Congress: Don’t hurt children
MARIAN WRIGHT EDELMAN | 3/19/2017, 7:15 a.m.
Children’s Defense Fund
“I believe that the odds were stacked against me from the day I was born. She was never really a mother to me. She was never around,” said Bethany, a Washington, D.C., student born to a mother struggling with addiction.
Bethany became involved in the child welfare system at age 4. “I remember they took me away, and then I got to shower for the first time in months, because at the time we were living in an abandoned apartment. It felt wonderful! I was finally able to get clean,” she recalled. After that, Bethany went through a series of placements in foster homes, hospitals and residential treatment centers that relied on Medicaid to provide the critical health and mental health services she needed. With the right supports, including treatment for depression, she started to thrive in school. Today, Bethany is a high school senior on track to become valedictorian and looking forward to being the first in her family to go to college. But without the health and mental health care she needed, how would Bethany’s story have ended?
The Children’s Defense Fund has made giving every child a healthy start a core part of our mission for all of our 44 years. We are extremely concerned that the American Health Care Act under consideration by Congress right now would undo more than 50 years of progress made expanding comprehensive child-appropriate health coverage to tens of millions of children. Today, thanks to the Affordable Care Act, Medicaid, and the Children’s Health Insurance Program, 95 percent of children in America have health coverage – an historic high. But now, the American Health Care Act is snatching away what is a basic human right and threatens all this at a time when our children need us to continue to move forward, not backward. As the bill moves closer to a vote by the full House of Representatives, we are urging Congress to “vote NO.”
The American Health Care Act:
• Changes Medicaid’s financing structure to pay for massive tax cuts for wealthy individuals and corporations. This would end Medicaid’s guarantee of affordable, comprehensive health coverage for poor and low-income children and children with disabilities and other special health care needs. The new Medicaid per capita cap would limit access to health coverage for children but not reduce their health needs or costs of care. Over time, it would shift costs from the federal government to states, counties, local communities, providers and beneficiaries. State and local governments would have to cut eligibility, services or both to continue to provide comparable care to the 37 million children currently enrolled in Medicaid. Children are nearly half of Medicaid recipients, and any changes to Medicaid would have a disproportionate impact on the quality comprehensive child specific health and mental health services and treatment children currently receive and need.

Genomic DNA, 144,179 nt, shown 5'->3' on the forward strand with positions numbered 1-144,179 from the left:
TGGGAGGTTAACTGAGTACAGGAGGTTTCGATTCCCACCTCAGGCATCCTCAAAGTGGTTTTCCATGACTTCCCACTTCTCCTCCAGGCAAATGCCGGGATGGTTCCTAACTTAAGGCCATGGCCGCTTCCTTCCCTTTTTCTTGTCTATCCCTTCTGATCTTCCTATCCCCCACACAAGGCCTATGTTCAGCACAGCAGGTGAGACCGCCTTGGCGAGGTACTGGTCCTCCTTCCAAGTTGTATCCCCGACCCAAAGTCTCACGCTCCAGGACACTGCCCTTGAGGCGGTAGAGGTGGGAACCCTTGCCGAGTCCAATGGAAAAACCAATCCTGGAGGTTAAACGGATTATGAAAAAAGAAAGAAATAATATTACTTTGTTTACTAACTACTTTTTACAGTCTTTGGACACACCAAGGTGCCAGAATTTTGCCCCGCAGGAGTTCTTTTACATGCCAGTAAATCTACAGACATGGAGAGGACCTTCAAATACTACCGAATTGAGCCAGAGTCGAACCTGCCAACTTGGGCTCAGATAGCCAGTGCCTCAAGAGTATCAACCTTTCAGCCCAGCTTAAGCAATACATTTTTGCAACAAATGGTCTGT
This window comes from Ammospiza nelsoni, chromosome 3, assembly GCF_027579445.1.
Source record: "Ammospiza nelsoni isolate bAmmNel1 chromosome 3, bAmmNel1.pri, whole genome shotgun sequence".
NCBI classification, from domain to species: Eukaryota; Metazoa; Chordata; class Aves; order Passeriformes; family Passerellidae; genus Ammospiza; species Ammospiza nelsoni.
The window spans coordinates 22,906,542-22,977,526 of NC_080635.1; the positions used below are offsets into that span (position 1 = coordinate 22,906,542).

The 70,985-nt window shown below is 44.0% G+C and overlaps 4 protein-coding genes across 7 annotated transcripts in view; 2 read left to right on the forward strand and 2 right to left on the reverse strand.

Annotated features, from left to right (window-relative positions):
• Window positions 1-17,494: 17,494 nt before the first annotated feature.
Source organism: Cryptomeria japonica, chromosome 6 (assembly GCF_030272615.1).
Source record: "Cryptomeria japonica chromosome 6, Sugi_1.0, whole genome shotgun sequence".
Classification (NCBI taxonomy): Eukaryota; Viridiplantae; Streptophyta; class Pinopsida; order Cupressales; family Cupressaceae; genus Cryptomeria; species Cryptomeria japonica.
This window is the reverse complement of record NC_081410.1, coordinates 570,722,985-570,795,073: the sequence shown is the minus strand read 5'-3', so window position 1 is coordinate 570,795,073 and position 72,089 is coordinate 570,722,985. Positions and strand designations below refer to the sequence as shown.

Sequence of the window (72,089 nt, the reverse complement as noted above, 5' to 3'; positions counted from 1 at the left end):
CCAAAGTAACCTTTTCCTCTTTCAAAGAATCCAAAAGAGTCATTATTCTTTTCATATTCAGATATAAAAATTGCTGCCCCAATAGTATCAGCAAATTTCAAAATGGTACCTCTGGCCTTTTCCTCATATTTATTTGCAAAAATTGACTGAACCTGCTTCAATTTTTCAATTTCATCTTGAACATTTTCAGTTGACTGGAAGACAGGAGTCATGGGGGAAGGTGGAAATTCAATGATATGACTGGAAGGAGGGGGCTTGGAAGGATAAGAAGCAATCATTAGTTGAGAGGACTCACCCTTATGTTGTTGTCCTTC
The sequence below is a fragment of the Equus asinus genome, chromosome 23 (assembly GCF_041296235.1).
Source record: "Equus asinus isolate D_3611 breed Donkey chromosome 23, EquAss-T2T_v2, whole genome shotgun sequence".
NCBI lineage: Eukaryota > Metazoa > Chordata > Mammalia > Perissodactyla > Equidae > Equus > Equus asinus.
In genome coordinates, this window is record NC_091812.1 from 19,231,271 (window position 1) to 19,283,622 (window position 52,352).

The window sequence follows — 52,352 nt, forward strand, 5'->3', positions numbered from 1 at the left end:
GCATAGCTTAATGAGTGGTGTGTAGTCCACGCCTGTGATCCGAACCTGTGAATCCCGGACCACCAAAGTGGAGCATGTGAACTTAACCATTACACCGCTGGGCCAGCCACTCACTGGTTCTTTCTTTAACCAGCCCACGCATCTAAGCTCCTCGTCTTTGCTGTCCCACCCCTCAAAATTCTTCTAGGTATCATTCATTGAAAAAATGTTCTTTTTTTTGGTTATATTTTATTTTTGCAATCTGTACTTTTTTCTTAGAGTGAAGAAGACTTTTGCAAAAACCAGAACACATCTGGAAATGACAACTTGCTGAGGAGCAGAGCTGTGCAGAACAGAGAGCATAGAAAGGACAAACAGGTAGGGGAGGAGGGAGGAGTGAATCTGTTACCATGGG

• Repeals the foundation of the Affordable Care Act, resulting in the loss of health coverage for millions of children, low-income parents and other adults. The Republican American Health Care Act will end the ACA’s Medicaid expansion over time, despite the fact that 31 states and the District of Columbia have extended Medicaid coverage to 26 million low-income parents and other adults. The ACA’s targeted subsidies would be replaced with less affordable tax credits, and parents will end up having to pay more for less comprehensive coverage – or go uninsured altogether. Research clearly shows children are better off when their parents have health insurance coverage. When parents get treatment for their own health and mental health problems, it strengthens children’s developmental outcomes.